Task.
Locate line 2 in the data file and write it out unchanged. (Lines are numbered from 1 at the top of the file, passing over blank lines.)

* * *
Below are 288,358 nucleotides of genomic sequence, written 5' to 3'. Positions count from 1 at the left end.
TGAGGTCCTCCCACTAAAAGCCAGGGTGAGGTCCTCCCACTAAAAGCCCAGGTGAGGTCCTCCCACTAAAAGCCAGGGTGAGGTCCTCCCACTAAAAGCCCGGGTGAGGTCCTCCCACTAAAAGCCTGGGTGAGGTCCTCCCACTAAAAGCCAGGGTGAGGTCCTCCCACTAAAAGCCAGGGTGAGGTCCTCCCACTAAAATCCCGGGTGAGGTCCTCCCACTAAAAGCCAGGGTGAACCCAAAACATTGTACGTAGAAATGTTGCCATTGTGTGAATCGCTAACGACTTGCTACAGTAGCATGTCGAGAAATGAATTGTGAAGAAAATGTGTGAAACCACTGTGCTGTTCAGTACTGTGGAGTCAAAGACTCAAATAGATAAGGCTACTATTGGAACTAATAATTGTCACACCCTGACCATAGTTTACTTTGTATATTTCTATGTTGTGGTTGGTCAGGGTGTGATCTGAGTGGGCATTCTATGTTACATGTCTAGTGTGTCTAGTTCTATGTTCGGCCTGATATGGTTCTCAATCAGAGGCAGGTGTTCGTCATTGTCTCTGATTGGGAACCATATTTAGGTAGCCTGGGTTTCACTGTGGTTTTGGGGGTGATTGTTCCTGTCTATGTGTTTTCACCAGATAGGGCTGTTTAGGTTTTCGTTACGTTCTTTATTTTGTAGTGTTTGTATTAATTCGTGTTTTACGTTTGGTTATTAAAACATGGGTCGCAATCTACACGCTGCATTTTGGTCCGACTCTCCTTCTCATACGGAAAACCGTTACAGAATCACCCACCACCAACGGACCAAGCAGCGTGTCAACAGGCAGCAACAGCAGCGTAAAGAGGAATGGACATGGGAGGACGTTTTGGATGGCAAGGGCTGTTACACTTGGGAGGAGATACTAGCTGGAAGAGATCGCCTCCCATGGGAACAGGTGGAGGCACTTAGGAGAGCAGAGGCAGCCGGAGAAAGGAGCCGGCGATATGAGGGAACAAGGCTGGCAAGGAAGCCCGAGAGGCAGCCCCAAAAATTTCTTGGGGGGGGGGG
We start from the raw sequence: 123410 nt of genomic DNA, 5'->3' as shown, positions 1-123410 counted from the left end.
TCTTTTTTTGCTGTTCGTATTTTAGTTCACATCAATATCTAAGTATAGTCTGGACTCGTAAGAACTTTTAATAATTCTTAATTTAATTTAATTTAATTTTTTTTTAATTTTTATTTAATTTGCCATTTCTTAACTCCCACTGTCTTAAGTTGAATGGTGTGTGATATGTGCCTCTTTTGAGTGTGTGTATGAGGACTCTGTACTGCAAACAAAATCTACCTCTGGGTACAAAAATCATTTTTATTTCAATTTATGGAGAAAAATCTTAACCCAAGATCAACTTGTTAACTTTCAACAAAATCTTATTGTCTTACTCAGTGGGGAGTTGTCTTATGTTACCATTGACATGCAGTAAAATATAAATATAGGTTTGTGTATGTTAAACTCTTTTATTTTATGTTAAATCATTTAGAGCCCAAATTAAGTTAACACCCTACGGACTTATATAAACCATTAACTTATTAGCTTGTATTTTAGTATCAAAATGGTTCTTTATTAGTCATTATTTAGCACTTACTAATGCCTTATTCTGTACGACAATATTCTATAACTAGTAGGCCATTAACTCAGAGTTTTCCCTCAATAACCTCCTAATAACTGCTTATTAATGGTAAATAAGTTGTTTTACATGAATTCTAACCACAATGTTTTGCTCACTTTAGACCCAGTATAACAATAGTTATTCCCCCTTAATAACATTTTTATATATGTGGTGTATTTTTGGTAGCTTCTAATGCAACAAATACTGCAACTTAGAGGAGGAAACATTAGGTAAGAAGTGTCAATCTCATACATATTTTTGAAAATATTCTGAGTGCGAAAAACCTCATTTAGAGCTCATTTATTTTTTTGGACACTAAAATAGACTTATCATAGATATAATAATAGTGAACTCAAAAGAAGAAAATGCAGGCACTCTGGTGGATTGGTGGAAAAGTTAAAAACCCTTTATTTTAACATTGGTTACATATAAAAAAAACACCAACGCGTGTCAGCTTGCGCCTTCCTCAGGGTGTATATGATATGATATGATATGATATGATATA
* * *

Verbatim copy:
TGAGGTCCTCCCACTAAAAGCCAGGGTGAGGTCCTCCCACTAAAAGCCCAGGTGAGGTCCTCCCACTAAAAGCCAGGGTGAGGTCCTCCCACTAAAAGCCCGGGTGAGGTCCTCCCACTAAAAGCCTGGGTGAGGTCCTCCCACTAAAAGCCAGGGTGAGGTCCTCCCACTAAAAGCCAGGGTGAGGTCCTCCCACTAAAATCCCGGGTGAGGTCCTCCCACTAAAAGCCAGGGTGAACCCAAAACATTGTACGTAGAAATGTTGCCATTGTGTGAATCGCTAACGACTTGCTACAGTAGCATGTCGAGAAATGAATTGTGAAGAAAATGTGTGAAACCACTGTGCTGTTCAGTACTGTGGAGTCAAAGACTCAAATAGATAAGGCTACTATTGGAACTAATAATTGTCACACCCTGACCATAGTTTACTTTGTATATTTCTATGTTGTGGTTGGTCAGGGTGTGATCTGAGTGGGCATTCTATGTTACATGTCTAGTGTGTCTAGTTCTATGTTCGGCCTGATATGGTTCTCAATCAGAGGCAGGTGTTCGTCATTGTCTCTGATTGGGAACCATATTTAGGTAGCCTGGGTTTCACTGTGGTTTTGGGGGTGATTGTTCCTGTCTATGTGTTTTCACCAGATAGGGCTGTTTAGGTTTTCGTTACGTTCTTTATTTTGTAGTGTTTGTATTAATTCGTGTTTTACGTTTGGTTATTAAAACATGGGTCGCAATCTACACGCTGCATTTTGGTCCGACTCTCCTTCTCATACGGAAAACCGTTACAGAATCACCCACCACCAACGGACCAAGCAGCGTGTCAACAGGCAGCAACAGCAGCGTAAAGAGGAATGGACATGGGAGGACGTTTTGGATGGCAAGGGCTGTTACACTTGGGAGGAGATACTAGCTGGAAGAGATCGCCTCCCATGGGAACAGGTGGAGGCACTTAGGAGAGCAGAGGCAGCCGGAGAAAGGAGCCGGCGATATGAGGGAACAAGGCTGGCAAGGAAGCCCGAGAGGCAGCCCCAAAAATTTCTTGGGGGGGGGGG